WASHINGTON — After the Supreme Court’s landmark 2004 ruling that Guantánamo Bay prisoners could file lawsuits challenging their indefinite detention, the federal public defender in the District of Columbia took on several such cases and assigned a young lawyer in his office to handle them: Ketanji Brown Jackson.
“They involved very complex legal issues that were just being worked out and it needed someone who was incredibly bright and an incredibly good lawyer,” recalled the public defender, A.J. Kramer. “We thought Ketanji was the best fit.”
Ms. Jackson, who went on to become a federal trial judge and then an appeals court judge, is now President Biden’s Supreme Court nominee. But her two and a half years as an assistant public defender, including her work on behalf of accused terrorists and of criminal defendants, is likely to receive particular scrutiny under the glare of her coming confirmation fight.
Lawyers who harbor ambitions to be a judge — as she clearly did, having written in her high school yearbook that a judgeship was her goal — typically serve as prosecutors who help put criminals in prison. If confirmed, Judge Jackson would be the modern court’s first justice with experience as a public defender.
She has also had to navigate the politics of having represented unpopular clients. At her confirmation to be a district court judge in 2012, for example, Senator Charles E. Grassley, Republican of Iowa, challenged her about her Guantánamo work, saying her record raised “some concern about how you will handle terrorism cases that may come before you.”
Ms. Jackson assured Mr. Grassley that she believed that terrorists posed a danger to the United States and that the country was at war with them, while distancing herself from the Guantánamo cases she had worked on.
“In all of those situations, the views that were expressed were the views of my clients that I represented,” she told him, adding, “The briefs did not necessarily represent my personal views with regard to the war on terror or anything else.”
Judge Jackson has deep roots in thinking about criminal law from multiple perspectives. One of her uncles was sentenced to life in prison on cocaine charges. But another was Miami’s chief of police, a third uncle was a sex crimes detective, and her brother worked as a police officer in Baltimore — before he took a job as an investigator in the same federal public defender’s office where she had mostly handled appeals, Mr. Kramer said.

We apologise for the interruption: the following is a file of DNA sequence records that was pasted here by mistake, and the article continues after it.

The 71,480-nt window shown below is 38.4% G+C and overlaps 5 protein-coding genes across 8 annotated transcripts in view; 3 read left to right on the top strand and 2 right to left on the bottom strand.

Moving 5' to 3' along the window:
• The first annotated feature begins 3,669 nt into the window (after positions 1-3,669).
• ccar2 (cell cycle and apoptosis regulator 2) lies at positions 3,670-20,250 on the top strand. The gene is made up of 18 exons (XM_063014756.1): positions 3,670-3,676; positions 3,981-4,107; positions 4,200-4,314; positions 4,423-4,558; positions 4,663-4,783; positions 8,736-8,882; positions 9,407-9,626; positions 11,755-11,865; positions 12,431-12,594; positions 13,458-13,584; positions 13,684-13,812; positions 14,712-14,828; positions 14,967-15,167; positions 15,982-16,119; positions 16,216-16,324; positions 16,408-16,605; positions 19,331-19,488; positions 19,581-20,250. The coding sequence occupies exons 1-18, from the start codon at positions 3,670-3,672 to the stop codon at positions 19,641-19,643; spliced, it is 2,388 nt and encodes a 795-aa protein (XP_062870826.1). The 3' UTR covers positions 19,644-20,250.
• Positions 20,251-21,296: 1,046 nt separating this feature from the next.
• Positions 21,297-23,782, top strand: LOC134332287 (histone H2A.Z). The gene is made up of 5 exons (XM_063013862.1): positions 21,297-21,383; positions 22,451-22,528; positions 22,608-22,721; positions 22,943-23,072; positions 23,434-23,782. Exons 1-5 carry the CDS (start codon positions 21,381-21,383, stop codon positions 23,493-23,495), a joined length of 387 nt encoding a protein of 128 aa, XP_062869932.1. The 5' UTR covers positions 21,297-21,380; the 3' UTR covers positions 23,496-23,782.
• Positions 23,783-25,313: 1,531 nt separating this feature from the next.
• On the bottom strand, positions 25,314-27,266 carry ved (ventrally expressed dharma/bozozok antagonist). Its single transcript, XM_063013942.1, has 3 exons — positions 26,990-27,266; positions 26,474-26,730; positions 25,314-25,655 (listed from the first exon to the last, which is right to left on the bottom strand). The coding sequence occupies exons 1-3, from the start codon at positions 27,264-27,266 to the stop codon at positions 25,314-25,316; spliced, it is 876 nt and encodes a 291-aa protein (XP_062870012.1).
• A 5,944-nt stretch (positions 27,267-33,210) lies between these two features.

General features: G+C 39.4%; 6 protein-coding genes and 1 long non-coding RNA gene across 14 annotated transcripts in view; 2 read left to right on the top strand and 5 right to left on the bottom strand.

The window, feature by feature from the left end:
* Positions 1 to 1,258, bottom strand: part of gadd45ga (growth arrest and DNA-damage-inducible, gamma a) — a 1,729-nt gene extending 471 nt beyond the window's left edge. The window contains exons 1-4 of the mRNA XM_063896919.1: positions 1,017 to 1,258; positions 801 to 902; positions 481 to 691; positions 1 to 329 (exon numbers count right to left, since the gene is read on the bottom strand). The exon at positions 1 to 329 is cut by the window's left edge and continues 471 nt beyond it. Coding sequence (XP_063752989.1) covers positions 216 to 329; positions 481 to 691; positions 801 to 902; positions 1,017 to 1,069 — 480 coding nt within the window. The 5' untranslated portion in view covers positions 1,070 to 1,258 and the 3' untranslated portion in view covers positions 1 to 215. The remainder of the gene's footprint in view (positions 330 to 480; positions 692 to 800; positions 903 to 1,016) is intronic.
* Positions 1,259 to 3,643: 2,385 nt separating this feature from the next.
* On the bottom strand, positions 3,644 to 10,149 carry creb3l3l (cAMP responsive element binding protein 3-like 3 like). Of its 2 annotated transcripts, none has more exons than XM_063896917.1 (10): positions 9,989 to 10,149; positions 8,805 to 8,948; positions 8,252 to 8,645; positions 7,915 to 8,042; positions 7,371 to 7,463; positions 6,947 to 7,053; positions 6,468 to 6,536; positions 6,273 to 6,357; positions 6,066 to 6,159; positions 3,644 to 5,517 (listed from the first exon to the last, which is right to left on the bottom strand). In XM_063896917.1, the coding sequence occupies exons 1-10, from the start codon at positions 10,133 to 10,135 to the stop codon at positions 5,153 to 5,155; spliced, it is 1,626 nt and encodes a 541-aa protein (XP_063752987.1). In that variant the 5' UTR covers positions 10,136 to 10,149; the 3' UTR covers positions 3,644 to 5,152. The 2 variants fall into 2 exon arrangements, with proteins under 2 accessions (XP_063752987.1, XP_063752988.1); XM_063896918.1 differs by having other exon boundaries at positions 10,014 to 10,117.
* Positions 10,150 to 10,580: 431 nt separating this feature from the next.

As an undergraduate at Harvard, she wrote a senior thesis in 1992 titled “The Hand of Oppression: Plea Bargaining Processes and the Coercion of Criminal Defendants.”
After graduating from Harvard Law School, clerking for several judges — including Justice Stephen G. Breyer, the man she would succeed — and practicing corporate law, Ms. Jackson spent several years as a lawyer for the United States Sentencing Commission.
There, she later wrote, she came to realize that she “lacked a practical understanding of the actual workings of the federal criminal justice system, and I decided that serving ‘in the trenches,’ so to speak, would be helpful.” She thought the public defender’s office would provide that knowledge while also being “an opportunity to help people in need, and to promote core constitutional values.”
Mr. Kramer, who interviewed her for that job, recalled that her previous role at the Sentencing Commission had focused on a “data-driven and numbers-crunching” approach to the criminal justice system.
“She clearly wanted to see how the system worked in actuality, and was more interested in the defense side of trying to help people who came from very unfortunate backgrounds,” he said. “And it also gave her a chance, I think, to work with human beings involved in the system.”